My Day by Eleanor Roosevelt

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NEW YORK, Tuesday—Yesterday was chiefly taken up with short visits from a variety of people. One lady came to ask me to come to a meeting in the Midwest, which unfortunately I could not arrange to do, and another one to tell me of recent activities of the group interested in Union Now.

At 5 o'clock my husband and I received some distinguished guests from overseas. Among other things, we were distressed to hear that the Nazis have imposed a particularly cruel regime on the Dutch people. The Dutch have some ships that can carry needed supplies to their country, and as soon as it is possible I hope the War Fund and other interested agencies will send whatever they can to the aid of these courageous Dutchmen.

Last evening my husband's aunt, Mrs. Price Collier, stayed with us, as did Mrs. Peter Cochrane, and after dinner we saw the movie called "Meet Me in St. Louis," which was charming and gave us all a pleasant evening. I found myself, however, hurriedly finishing up the mail after saying goodnight to everybody, and then Miss Thompson and I finally got off to the train about midnight.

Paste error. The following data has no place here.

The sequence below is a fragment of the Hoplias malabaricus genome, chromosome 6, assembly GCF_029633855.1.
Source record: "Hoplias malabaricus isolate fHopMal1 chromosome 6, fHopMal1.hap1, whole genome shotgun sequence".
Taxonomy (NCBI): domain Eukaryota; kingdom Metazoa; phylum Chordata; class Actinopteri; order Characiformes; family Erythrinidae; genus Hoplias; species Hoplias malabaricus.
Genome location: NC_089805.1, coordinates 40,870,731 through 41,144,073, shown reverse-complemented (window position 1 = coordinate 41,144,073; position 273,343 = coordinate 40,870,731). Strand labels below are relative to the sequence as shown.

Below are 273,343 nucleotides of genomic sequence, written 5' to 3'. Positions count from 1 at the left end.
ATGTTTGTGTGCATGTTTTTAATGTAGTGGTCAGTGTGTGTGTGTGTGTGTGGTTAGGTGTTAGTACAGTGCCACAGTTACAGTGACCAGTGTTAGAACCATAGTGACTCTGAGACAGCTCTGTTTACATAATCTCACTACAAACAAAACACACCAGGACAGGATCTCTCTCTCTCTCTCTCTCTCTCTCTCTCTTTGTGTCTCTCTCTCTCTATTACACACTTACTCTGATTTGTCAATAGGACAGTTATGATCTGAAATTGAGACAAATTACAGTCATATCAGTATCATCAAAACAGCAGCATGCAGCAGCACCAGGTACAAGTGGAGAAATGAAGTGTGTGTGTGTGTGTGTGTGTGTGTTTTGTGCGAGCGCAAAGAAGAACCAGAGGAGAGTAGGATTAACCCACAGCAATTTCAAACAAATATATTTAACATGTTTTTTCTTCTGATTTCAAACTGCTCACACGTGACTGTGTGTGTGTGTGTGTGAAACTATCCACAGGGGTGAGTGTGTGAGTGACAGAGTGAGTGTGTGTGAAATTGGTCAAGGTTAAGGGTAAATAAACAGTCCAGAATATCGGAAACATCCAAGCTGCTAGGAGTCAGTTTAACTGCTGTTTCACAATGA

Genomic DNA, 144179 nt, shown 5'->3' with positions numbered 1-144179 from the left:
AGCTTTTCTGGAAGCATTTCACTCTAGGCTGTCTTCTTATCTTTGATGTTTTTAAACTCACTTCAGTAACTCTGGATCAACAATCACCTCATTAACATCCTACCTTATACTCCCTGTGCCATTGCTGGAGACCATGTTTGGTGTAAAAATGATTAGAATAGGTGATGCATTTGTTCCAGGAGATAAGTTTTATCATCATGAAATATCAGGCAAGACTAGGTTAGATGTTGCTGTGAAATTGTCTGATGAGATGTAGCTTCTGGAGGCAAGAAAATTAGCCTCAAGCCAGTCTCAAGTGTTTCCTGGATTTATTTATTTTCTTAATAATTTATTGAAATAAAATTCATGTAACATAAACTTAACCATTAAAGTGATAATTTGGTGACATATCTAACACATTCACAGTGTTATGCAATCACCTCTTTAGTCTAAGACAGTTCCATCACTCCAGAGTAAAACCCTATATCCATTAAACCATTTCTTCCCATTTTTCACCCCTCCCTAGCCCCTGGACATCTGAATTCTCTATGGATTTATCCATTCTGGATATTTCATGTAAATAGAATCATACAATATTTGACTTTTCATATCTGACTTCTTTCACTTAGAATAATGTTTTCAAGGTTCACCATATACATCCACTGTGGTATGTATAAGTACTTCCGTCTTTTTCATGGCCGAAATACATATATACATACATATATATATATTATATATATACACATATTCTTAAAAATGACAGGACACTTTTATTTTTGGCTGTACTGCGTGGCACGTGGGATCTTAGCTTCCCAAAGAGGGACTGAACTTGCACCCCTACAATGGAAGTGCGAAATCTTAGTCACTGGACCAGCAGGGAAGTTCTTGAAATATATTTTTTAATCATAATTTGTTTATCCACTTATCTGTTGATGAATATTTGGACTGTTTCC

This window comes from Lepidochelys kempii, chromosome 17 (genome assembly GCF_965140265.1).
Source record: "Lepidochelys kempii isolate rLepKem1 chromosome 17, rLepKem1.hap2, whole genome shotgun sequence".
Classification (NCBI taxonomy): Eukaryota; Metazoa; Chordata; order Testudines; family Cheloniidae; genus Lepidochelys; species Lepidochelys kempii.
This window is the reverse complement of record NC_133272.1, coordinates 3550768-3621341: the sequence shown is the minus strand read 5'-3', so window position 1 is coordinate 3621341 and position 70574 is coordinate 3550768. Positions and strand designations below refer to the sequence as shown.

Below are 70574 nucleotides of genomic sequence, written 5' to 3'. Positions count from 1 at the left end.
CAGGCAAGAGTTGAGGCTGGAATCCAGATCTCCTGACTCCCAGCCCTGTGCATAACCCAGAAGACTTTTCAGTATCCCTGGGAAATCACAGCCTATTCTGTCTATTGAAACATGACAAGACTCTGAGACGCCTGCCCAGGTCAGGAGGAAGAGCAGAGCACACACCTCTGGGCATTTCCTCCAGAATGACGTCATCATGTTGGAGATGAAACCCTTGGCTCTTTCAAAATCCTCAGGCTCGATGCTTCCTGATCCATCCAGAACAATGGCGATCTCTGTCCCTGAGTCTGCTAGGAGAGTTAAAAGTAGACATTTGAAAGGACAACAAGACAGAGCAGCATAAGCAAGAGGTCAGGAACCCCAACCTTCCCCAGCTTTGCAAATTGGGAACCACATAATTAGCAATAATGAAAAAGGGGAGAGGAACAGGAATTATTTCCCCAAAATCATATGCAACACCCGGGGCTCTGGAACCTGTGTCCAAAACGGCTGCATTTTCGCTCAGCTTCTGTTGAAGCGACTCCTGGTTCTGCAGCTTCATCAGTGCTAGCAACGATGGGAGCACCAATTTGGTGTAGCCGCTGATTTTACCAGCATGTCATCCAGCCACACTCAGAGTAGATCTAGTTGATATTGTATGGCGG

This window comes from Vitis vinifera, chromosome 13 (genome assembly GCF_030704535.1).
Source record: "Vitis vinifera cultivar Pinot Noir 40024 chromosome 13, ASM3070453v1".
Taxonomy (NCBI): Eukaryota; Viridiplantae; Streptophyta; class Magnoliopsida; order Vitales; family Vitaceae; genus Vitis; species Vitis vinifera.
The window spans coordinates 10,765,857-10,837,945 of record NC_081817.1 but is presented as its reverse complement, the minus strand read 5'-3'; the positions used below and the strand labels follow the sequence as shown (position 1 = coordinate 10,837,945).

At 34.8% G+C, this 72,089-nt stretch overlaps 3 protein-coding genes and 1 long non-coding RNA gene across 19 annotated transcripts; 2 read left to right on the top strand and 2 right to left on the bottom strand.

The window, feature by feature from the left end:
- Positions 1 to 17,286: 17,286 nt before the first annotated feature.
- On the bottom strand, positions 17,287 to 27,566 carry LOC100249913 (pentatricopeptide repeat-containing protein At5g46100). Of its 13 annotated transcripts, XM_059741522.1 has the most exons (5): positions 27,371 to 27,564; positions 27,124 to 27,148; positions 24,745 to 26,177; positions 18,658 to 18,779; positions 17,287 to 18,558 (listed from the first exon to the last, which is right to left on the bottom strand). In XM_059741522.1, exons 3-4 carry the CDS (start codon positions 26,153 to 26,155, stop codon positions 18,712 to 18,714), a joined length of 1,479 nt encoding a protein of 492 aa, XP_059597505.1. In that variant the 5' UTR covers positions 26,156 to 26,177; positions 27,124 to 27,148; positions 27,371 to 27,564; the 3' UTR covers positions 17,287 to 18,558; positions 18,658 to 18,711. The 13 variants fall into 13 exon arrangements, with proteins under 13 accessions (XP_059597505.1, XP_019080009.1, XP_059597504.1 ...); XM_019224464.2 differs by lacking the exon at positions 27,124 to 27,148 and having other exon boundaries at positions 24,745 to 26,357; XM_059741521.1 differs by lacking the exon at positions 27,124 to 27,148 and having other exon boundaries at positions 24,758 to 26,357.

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New York this morning looked gray and gloomy, its streets fairly filled with snow which is now pretty dirty. From the windows of our apartment, Washington Square still gives some illusion of cleanliness, and the bare trees are graceful against the sky.

This will be a busy day. First, at Judge Jonah J. Goldstein's invitation, I am going to sit in his court for an hour this morning to observe the new methods used in handling youthful offenders. Then I am going to a luncheon given by a group of organizations comprising the American Education Fellowship, the Child Study Association of America, the Editors of the Survey Publications, the National Child Labor Committee, the National Committee on Housing, the National Committee for Mental Hygiene, the National Council of Negro Women, the National Council on Parent Education and the Planned Parenthood Federation of America. The subject is the future of the American family, since all these groups are concerned about keeping the American family strong.

The changes have been so great in our way of living in the last few years that sometimes I wonder if people stop to think what they mean when they talk about the American way of life. It meant something quite different three generations ago than it does today. I think most of us, when we use the phrase, think of the way of life which Whittier described, and not at all of the way of life we face in 1945. It was largely a rural life, with very small towns and cities, when the phrase "the American way of life" first came into being. Certain fundamentals have not changed, but conditions under which we have to strive for those fundamental things would hardly be recognized by our ancestors.

E. R.
TMs, AERP, FDRL